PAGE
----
Winter in the Salmon River mountains of Central Idaho covers up so much of what we love in the backcountry; colorful plants, insects (there’s a few if you pay attention), birds (the ravens, owls, goshawks, woodpeckers, and some resident song birds stick around), fast moving creeks, unique rock formations, archeological sites and so much more. Summer may be a warm memory, and a dream of tomorrow today, but Winter offers its own unique visual and physical gifts to celebrate. Crisp and clear summit views spanning a 100 miles in each direction, sculpted snow formations, powerful snowy storms, sparkling frozen air. Stark and dramatic views from a distance offer nearly monochromatic scenes, that can look to be almost dead, yet upon close inspection are revealed to include a living winter ecosystem adapted over millions of years to survive in these harsh conditions.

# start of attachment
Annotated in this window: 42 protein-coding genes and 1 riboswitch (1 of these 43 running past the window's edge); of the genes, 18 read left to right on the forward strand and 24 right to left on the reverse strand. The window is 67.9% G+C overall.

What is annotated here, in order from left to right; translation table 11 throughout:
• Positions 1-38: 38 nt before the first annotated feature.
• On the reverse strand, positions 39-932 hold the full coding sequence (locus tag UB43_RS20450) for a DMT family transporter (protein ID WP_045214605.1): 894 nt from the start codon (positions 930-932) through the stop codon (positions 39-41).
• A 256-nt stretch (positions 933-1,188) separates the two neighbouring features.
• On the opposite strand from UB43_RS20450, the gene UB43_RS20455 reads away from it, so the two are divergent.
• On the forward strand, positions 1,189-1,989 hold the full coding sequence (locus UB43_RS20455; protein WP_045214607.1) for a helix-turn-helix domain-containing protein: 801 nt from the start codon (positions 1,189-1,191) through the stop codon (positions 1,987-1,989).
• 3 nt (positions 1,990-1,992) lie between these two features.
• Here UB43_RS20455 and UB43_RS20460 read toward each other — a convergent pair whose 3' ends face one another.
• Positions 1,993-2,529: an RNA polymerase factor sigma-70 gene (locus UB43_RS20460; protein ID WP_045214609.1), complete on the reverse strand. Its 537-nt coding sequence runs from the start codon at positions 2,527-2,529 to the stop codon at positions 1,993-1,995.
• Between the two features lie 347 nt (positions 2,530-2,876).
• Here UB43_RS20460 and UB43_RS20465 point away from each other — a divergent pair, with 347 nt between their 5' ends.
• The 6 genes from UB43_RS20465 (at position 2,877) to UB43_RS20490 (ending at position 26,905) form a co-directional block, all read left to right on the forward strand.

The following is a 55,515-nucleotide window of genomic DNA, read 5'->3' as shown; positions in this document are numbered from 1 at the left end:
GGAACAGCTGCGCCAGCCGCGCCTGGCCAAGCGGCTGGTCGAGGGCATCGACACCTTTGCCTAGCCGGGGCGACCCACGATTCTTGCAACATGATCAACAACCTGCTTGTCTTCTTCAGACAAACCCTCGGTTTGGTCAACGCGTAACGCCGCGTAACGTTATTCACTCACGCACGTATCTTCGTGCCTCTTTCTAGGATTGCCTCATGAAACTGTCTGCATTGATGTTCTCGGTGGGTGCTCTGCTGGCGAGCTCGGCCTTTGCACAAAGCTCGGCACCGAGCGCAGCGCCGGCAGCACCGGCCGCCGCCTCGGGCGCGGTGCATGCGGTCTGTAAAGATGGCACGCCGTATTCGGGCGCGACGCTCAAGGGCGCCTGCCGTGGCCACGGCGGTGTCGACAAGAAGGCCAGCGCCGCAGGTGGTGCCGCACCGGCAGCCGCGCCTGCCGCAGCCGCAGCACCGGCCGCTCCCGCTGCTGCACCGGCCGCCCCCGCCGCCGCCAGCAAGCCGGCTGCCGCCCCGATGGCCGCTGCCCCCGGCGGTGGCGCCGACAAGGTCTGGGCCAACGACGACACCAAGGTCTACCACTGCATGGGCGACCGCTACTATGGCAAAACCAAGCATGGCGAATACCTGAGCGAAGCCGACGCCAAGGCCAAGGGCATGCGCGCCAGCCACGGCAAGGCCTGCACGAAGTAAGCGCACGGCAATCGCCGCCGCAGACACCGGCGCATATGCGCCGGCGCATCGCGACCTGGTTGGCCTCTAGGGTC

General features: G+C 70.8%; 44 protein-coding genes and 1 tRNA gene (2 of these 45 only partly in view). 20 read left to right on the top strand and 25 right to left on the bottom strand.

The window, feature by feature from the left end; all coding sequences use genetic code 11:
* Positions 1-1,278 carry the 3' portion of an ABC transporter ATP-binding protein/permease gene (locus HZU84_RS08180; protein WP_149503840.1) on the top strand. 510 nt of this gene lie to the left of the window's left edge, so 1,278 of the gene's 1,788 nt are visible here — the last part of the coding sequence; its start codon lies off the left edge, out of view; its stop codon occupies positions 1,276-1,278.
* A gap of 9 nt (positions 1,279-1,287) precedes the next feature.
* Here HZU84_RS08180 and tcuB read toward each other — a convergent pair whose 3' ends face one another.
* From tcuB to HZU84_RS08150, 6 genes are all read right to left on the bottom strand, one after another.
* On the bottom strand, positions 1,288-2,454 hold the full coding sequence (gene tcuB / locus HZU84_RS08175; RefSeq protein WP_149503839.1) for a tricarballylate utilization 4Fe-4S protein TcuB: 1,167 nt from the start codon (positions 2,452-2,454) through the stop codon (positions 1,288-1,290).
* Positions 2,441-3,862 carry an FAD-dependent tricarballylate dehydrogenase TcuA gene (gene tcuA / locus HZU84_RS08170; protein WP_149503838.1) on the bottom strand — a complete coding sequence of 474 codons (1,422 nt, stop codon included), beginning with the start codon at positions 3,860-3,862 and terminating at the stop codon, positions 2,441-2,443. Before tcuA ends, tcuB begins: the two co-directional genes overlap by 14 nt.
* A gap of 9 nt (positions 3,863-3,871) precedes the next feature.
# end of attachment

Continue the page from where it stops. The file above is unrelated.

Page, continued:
Winter also creates new pathways to travel into our beloved natural public lands, via snowmobile, snowbikes, cross country skis, and randonee style bindings that allow skiers (or snowboarders with splitboards) to “hike” up the mountain with hinged bindings and specialized “skins” that stick to the bottom of our skis allowing us to climb steep snow slopes, and ski back down.
I captured these images a few weeks back on my first volunteer shift with the Payette Avalanche Center. Unfortunately the historically long partial government shutdown made it impossible to even volunteer during this time. I am hopeful our elected leaders can keep the government open, and fund critically important public programs such as the Payette Avalanche Center, which produces snow safety reports that benefit a broad range of user groups.